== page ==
The actions were greeted with defiance and derision from the vaping industry.
“Thousands of small-business vape shops across America do not engage in irresponsible marketing practices and don’t even sell the products being targeted by the FDA with threatening letters,” said Gregory Conley, president of the American Vaping Assn., a nonprofit organization that advocates for what it calls sensible regulation.
“Despite this, Commissioner Gottlieb is threatening to shut down all these businesses unless larger manufacturers unilaterally choose to change their marketing practices,” Conley added. “It is absolutely absurd and a perversion of how regulatory agencies are supposed to approach their work.”
Conley called Gottlieb’s initiative “nothing more than a gift to the tobacco industry,” whose stock prices jumped on news of the FDA’s vaping crackdown.
Public health groups, on the other hand, said lax regulation was the reason teen vaping became such a problem in the first place.
The American Cancer Society Cancer Action Network called Wednesday’s actions a “necessary first step” but said officials could do much more.
“FDA for years has repeatedly missed opportunities to keep tobacco products out of the hands of our children,” said Chris Hansen, the organization’s president. “Clearly the FDA knows who the industry culprits are in this epidemic and as such should exercise its full regulatory authority over these products rather than allow the industry to voluntarily self-correct.”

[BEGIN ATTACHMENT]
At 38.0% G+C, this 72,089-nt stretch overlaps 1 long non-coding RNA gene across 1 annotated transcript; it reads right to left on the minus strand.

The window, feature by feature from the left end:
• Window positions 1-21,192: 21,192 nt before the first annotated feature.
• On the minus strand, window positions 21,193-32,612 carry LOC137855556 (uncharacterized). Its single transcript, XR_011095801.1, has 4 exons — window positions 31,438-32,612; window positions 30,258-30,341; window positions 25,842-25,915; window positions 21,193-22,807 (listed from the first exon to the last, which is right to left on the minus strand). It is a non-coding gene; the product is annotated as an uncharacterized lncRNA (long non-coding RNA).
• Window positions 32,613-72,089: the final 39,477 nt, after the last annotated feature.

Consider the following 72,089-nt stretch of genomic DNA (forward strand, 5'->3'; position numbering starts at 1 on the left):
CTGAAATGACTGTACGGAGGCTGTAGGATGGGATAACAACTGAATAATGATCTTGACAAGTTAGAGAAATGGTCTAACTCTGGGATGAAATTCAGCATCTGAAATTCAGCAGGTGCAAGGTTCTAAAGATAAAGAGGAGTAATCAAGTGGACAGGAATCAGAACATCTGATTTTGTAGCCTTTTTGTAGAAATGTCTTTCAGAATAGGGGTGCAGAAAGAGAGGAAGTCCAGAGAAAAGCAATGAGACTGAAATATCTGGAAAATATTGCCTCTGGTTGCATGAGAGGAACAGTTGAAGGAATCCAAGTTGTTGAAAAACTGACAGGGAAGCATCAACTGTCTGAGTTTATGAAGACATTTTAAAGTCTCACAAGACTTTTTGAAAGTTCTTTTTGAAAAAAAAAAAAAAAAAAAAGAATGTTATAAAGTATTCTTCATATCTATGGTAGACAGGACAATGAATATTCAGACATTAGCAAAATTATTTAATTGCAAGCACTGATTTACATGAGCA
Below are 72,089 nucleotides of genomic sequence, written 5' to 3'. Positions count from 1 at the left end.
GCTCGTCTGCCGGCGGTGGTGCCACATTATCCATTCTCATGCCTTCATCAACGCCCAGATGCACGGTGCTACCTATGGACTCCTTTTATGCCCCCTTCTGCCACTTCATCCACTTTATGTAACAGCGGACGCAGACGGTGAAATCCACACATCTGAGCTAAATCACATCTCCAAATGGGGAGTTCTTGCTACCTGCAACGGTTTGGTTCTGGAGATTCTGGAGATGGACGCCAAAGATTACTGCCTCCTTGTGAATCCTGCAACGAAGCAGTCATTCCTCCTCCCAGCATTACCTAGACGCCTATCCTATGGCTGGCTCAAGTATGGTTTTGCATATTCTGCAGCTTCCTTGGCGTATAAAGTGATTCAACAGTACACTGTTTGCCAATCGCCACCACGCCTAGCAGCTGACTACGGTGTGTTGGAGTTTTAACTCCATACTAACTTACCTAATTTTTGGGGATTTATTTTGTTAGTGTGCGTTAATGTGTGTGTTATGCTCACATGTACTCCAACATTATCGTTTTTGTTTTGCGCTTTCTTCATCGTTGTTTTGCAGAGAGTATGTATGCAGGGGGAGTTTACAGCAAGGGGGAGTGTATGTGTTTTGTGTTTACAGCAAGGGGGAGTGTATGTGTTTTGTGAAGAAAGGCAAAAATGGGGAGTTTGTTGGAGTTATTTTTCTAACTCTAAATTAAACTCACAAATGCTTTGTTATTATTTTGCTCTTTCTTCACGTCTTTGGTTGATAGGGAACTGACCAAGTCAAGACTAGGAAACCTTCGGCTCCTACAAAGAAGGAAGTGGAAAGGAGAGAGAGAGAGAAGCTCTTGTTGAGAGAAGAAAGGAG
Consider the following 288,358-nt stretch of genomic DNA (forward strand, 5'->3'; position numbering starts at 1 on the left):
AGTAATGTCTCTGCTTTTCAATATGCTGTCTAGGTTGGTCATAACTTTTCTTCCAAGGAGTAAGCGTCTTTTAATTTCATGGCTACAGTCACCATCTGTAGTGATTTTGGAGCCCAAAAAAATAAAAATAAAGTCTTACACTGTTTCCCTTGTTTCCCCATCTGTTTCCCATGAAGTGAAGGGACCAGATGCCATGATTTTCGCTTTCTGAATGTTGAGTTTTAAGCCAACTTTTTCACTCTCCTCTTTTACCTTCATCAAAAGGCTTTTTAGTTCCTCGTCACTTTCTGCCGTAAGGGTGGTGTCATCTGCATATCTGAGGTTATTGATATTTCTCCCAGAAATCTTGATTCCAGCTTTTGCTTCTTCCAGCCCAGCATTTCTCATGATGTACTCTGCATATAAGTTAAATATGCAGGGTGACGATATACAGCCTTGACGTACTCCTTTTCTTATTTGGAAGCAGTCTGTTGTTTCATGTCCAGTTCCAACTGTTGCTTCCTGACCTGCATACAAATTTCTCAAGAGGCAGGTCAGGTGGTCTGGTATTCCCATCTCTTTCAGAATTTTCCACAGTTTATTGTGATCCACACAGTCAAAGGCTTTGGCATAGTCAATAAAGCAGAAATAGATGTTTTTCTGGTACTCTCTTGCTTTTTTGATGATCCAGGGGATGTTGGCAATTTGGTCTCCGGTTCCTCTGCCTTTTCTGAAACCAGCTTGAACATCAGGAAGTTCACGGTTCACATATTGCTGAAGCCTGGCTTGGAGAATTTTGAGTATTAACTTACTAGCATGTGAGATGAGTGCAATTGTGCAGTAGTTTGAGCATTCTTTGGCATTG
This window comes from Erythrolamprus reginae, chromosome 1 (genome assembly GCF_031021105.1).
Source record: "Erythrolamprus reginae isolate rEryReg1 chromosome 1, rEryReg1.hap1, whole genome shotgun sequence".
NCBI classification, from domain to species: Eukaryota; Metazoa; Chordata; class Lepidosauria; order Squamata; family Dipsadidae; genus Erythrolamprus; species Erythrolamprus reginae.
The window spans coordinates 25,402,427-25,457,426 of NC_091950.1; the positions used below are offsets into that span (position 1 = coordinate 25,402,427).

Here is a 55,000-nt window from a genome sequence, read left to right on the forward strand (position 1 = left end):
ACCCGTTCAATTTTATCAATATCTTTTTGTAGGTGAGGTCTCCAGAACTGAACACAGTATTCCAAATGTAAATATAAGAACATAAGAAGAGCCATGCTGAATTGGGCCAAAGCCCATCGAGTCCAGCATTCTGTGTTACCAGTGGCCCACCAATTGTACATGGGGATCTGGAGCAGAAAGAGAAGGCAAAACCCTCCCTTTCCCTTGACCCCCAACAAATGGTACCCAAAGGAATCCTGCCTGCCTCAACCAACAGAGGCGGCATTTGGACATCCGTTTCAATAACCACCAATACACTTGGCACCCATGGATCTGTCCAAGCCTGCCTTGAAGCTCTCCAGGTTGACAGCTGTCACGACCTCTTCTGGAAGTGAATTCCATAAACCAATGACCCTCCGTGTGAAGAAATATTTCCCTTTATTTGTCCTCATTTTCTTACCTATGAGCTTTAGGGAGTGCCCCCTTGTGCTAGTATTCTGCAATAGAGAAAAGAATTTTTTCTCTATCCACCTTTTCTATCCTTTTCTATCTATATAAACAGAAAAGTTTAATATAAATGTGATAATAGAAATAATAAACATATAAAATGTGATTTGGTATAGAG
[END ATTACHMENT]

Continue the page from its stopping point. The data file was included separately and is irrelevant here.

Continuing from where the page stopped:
The American Academy of Pediatrics also scolded the FDA for giving e-cigarette manufacturers more time to flout rules against selling their products to kids. The academy said Gottlieb has the authority to intervene in the market to protect minors, and any further delay runs the risk that “a generation of young people will become addicted to these dangerous products.”
The FDA has given makers of e-cigarettes until 2022 to seek its approval for products that were on the market by August 2016. On Wednesday, Gottlieb threatened to revisit that deadline and urged manufacturers to voluntarily improve their practices. But he stopped short of requiring any such changes.